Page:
I’ve always wondered what it would be like to commemorate Christmas in Bethlehem, the birthplace of Jesus Christ. Is it as festive an occasion as in the Western world? I’ve also pondered how a celebration is even possible with the illegal eight-metre high segregation wall that splits Palestine and Israel. This unsightly physical divide creates a rift between communities that is bigger than the 8-metre wall itself and deeper than its concrete foundation.
Exploring the flavours of a Bethlehem Christmas guided me to my Aunt Hilda Lama Zabaneh in Toronto to ask about her memories of growing up in this historical town before Israel captured it in 1967.
“Christmas in Bethlehem was always a precious time filled with devotion and ancient religious customs. I remember all the excitement at Manger Square where the patriarch was received. We would participate in the traditional procession with such innocent excitement; and then attend mid night mass at the Church of St Catherine’s; it was the ultimate festive time. Every Christmas my mother would buy me a new fancy dress just for the occasion. We all loved this time of year, that’s when our little town would truly shine.”
Even though my Aunt Hilda has not returned to her ancestral home in over 30 years, moving away to Canada after getting married, she still holds fond memories of those early years in Bethlehem.
Traditions… Never Forgotten
“We would exchange modest presents only for the children and my mother would prepare a beautiful meal for the whole family. The table was always generous with plenty of foods like lamb, stuffed vine leaves and kubbeh pie. For dessert, there would be knafeh, baklawa and cookies. After lunch, our home would turn into an ‘open house’, with extended family, neighbours and friends, dropping by to wish us a Merry Christmas.”
Now a Canadian citizen, she says she has thought nostalgically of visiting, but hasn’t. “I am concerned to see what has happened to my little town, but it’s with a sense of anticipation mixed with fear. Time is passing and I’ve become busy with my daughters and 8 grandchildren.” Aunt Hilda married my Uncle Kamel who is from Ramleh and soon adjusted to the open Canadian lifestyle. “When I first moved it was the Antiochian “St George Orthodox Church” that connected many members of the Christian Palestinian community in Toronto. I have raised three daughters and have kept certain traditions alive for them. Canada has been good to us but a piece of my heart is still over there in Bethlehem too.”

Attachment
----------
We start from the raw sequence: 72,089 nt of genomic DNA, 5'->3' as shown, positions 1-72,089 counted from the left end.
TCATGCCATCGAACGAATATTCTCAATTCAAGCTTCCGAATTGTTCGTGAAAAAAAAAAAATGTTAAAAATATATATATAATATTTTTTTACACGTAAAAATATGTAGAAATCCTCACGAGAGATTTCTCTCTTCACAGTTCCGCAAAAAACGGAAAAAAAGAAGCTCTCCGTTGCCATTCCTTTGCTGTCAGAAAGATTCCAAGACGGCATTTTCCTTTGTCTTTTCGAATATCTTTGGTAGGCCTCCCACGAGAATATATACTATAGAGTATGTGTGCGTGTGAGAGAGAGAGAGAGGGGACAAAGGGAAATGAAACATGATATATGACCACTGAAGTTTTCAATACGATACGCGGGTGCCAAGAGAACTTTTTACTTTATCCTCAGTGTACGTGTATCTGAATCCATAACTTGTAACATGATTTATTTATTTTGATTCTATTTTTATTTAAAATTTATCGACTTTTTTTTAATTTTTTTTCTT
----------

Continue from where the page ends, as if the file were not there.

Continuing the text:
The Sad Reality
My Aunt has fond memories of Christmas in Bethlehem, but her concern about seeing her ancestral town is well-founded. Like so many others, she would be saddened to see what Christmas is like today with those nasty apartheid prison walls tearing apart the fabric of innocent communities. It’s an understatement to say that life in Bethlehem is difficult now. Tourists can sense the area’s disquieting undertones. They touch upon the holy places in a hurry and don’t spend much money, or support the souvenir stalls. For all its spiritual fervour and historical significance, the place is not much fun to visit these days. Electricity gets cut off constantly and the water is dirty. Getting a permit just to leave and visit Jerusalem, which is only seven miles away, can take months. Palestinians are being forced out, driven away by the languishing degeneration of this most blessed of towns. It’s natural that they are leaving Bethlehem for a better life and soon the little town will be ignored.
Born and raised in Toronto, Canada, Tanya knew that Palestine was her symbolic homeland. Always curious about her identity and connecting with her roots, she was eager to strengthen her ties to the Levant and traveled the region, desperate to learn more. It wasn’t until her first trip to Palestine that she became spiritually and emotionally connected.
She studied Political Science and Sociology at the University of Toronto. She then moved to the UAE, supporting numerous NGOs related to children’s welfare in the region. When she had her own family, she created the My Olive Roots platform in the hopes that her children and the Arabs diaspora would have a place to connect, learn and preserve their roots. Tanya enjoys discovering humanist stories and exploring the connection of food and art with culture.